Duro Olowu Reimagines Power Dressing

LONDON, United Kingdom - Nigerian-born, London-based designer Duro Olowu has been a fountain of inspiration for African designers everywhere since launching his eponymous label in 2004. Olowu walks to a beat of his own - inspired by everyday people spotted in London's Ladbroke Grove neighborhood and constantly giving his followers a peek into his enviable gallery visits alongside his wife Thelma Golden, Director and Chief Curator of The Studio Museum of Harlem.

It is in the combination of patterns and textiles where Olowu has made his mark over the past thirteen years and his Spring 2018 collection shown at London Fashion Week was no different in the best ways. While Spring 2017 was all dreams of Nina Simone, this season is an ode to Lee Miller, another artist, but also a photographer and muse to surrealist painters in the 1930s. Olowu is attuned to strong women - Michelle Obama, Tracee Ellis Ross, his wife included - and designs for their worlds. It is a powerful undertaking, but the message is resonant in a series of ochre suiting, technicolor shirtdresses, and rich watercolor floral gowns that are sure to make a statement upon arrival. The elegance is met with an element of subversion: the tucked lapel, the hanging pocket, or a cuffed trouser - a complexity that speaks to Miller's life as a war correspondent for Vogue and subsequently, a country lady. His fastidious use of brightly printed silks and luminous plumes add sumptuous decadence pared down only by the geometric rationale. On a dreary day, Olowu has the precision to enhance the boldness within any woman.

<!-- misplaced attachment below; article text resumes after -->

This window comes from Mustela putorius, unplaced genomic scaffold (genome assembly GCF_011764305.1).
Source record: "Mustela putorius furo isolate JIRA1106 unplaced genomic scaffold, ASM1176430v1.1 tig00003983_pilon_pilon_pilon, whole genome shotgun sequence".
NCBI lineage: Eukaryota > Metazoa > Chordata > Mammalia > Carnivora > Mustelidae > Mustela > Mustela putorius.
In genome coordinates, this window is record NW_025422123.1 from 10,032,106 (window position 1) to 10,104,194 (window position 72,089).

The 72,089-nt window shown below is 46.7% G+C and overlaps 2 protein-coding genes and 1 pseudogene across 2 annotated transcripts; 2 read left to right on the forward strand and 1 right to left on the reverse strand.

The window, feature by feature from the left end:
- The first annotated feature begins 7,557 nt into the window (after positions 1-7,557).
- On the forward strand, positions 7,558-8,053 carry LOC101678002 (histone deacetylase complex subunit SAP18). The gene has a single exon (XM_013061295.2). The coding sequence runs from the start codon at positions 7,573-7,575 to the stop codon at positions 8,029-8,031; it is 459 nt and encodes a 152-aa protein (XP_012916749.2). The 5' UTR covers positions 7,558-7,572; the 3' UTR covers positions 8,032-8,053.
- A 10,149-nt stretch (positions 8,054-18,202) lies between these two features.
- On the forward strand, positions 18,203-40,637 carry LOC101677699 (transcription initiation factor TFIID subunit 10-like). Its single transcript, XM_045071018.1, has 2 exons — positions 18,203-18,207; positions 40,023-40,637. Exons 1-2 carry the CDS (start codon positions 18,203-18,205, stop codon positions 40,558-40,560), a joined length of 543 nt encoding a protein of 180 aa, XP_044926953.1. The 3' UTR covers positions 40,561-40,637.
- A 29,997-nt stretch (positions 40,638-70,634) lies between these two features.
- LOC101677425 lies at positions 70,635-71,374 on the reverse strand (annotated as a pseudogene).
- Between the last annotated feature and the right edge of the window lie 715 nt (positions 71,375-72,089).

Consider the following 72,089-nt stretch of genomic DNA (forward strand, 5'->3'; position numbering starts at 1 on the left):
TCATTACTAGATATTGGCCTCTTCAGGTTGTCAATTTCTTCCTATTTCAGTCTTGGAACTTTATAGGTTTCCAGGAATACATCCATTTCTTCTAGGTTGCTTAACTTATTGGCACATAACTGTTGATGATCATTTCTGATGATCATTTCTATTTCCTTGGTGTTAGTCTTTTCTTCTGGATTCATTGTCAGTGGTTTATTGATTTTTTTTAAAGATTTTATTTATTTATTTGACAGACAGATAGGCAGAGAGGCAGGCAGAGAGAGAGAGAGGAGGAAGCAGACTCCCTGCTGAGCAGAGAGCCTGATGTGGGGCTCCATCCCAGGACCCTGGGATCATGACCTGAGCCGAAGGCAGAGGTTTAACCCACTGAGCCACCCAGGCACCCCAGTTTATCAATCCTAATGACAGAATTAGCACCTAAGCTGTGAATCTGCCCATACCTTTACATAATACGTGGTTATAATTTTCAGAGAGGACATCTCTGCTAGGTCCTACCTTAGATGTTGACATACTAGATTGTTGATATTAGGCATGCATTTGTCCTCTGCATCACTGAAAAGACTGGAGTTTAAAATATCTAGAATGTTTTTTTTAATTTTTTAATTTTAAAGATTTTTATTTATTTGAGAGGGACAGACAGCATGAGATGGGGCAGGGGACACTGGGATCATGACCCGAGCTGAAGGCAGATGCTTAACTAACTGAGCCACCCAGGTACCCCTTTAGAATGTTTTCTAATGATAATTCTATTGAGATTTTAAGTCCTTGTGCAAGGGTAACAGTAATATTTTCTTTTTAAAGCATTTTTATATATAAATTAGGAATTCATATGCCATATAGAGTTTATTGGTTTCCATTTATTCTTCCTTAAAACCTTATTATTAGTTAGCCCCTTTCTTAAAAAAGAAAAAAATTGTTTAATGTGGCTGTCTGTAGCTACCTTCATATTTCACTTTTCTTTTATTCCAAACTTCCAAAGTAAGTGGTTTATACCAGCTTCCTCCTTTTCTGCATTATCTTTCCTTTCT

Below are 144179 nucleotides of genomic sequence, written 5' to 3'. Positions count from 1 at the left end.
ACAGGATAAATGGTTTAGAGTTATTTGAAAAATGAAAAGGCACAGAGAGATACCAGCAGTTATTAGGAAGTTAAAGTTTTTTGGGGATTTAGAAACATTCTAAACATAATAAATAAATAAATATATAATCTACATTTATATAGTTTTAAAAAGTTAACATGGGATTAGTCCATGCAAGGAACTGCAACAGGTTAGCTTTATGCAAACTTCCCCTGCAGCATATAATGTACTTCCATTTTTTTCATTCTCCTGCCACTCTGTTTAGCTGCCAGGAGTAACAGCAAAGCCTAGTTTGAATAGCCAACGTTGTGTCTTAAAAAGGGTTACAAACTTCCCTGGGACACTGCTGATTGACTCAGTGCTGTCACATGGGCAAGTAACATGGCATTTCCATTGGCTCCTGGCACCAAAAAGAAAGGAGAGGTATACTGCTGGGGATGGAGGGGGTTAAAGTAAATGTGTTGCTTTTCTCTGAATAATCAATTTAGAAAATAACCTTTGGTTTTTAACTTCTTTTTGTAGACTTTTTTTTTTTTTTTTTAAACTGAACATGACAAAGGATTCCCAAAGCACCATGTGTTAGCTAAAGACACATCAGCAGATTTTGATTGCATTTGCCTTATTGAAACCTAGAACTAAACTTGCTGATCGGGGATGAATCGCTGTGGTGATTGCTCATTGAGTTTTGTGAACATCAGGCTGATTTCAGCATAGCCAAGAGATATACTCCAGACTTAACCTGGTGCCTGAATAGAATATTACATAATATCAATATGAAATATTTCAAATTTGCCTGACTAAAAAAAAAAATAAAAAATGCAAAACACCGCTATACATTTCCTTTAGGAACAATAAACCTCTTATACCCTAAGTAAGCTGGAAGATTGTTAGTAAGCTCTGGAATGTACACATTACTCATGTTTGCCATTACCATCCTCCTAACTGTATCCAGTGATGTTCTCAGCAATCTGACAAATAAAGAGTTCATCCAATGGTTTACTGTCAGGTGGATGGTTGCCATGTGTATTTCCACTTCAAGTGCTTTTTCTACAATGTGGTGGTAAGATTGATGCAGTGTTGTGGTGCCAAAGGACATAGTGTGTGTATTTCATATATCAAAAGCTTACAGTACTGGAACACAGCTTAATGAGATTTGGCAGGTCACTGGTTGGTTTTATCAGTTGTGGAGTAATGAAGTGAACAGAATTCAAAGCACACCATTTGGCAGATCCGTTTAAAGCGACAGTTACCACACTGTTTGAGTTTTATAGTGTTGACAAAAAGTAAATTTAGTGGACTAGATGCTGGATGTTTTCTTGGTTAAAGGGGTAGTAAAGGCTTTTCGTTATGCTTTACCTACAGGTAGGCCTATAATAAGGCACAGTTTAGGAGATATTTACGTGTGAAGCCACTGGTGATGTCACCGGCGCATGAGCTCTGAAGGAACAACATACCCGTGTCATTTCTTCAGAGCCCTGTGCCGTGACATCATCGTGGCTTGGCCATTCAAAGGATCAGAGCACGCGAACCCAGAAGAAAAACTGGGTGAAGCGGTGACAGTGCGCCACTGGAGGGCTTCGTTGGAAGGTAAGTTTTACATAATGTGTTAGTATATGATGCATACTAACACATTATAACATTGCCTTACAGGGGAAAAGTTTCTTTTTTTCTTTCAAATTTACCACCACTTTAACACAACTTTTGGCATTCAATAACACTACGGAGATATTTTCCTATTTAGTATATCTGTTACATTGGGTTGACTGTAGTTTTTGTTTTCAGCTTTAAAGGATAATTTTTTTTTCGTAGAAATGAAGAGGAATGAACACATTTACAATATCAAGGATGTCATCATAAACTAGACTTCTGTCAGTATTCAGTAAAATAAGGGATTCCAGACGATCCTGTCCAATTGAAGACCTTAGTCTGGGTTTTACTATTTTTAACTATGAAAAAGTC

Photos Courtesy of Duro Olowu / @duroolowu